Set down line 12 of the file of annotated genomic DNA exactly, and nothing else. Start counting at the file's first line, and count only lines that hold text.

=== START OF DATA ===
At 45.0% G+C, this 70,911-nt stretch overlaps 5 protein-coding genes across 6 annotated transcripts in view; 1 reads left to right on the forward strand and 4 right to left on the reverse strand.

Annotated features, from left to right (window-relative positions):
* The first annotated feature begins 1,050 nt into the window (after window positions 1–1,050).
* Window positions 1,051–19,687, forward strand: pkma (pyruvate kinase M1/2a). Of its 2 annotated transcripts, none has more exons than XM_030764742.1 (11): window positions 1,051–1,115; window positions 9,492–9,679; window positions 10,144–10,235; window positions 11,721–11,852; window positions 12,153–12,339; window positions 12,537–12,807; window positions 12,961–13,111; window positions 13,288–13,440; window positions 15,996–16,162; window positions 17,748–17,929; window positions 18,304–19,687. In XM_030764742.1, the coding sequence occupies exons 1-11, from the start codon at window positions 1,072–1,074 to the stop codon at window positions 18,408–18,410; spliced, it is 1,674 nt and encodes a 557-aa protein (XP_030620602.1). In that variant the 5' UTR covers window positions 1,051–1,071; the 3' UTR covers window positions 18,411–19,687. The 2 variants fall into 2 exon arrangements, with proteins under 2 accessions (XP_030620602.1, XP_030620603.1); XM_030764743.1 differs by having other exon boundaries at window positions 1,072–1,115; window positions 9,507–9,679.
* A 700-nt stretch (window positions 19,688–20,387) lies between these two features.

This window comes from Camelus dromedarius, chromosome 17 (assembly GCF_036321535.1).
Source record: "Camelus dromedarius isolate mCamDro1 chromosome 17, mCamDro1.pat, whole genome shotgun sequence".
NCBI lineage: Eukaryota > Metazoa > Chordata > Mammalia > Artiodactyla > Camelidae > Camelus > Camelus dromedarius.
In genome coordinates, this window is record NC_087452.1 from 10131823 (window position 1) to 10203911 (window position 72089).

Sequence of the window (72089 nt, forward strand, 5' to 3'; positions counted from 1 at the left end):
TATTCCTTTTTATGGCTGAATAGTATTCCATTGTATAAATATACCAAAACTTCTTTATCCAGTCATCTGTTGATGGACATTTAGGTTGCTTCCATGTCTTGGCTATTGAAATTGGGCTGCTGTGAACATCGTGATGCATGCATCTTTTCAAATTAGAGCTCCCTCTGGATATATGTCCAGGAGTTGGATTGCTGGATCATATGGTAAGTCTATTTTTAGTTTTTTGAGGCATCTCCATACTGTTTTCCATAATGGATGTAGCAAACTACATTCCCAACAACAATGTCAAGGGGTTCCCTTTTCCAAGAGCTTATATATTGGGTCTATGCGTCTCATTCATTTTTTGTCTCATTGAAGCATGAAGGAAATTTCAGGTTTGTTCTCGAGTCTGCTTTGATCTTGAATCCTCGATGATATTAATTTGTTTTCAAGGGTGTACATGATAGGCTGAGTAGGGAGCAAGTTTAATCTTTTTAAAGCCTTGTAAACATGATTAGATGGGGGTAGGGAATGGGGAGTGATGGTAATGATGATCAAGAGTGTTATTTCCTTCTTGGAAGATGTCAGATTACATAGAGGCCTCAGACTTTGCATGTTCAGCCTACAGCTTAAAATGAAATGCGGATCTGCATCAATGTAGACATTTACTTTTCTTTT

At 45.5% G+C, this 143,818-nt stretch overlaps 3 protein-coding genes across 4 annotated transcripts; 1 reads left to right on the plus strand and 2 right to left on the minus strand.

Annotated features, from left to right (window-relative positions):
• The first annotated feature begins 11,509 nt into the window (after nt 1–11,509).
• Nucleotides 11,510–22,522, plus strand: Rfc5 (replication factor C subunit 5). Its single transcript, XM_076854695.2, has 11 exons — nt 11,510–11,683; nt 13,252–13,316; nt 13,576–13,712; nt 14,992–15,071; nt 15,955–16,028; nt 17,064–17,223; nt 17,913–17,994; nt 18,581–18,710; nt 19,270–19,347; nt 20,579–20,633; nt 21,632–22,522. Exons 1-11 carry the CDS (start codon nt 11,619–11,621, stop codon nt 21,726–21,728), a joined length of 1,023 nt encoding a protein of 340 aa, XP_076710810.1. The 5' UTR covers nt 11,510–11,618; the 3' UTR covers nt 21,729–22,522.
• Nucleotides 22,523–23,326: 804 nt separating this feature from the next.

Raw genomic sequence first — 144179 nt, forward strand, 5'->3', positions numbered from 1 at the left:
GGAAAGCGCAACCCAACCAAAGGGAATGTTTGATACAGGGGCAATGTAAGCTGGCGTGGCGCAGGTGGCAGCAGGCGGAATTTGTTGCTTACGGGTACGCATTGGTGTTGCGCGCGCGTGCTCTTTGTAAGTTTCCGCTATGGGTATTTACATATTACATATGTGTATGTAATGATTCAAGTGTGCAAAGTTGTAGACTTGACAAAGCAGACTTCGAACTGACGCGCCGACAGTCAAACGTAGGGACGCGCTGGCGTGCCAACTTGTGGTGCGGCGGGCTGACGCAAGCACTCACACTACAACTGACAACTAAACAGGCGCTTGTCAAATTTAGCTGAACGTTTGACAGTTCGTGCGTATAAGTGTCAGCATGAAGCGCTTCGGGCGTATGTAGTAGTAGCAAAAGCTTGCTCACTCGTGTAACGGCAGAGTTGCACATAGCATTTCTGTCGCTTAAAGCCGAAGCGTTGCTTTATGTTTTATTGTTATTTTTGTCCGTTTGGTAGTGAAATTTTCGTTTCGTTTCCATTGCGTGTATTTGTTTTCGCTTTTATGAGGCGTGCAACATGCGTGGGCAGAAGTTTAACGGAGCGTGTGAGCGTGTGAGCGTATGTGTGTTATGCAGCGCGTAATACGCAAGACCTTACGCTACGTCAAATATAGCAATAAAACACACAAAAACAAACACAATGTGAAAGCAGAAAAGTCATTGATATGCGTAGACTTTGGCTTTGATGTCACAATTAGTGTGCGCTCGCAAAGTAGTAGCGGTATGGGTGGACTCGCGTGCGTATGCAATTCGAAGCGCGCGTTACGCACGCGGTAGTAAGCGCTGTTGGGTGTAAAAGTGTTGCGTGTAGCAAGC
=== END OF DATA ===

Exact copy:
At 45.5% G+C, this 143,818-nt stretch overlaps 3 protein-coding genes across 4 annotated transcripts; 1 reads left to right on the plus strand and 2 right to left on the minus strand.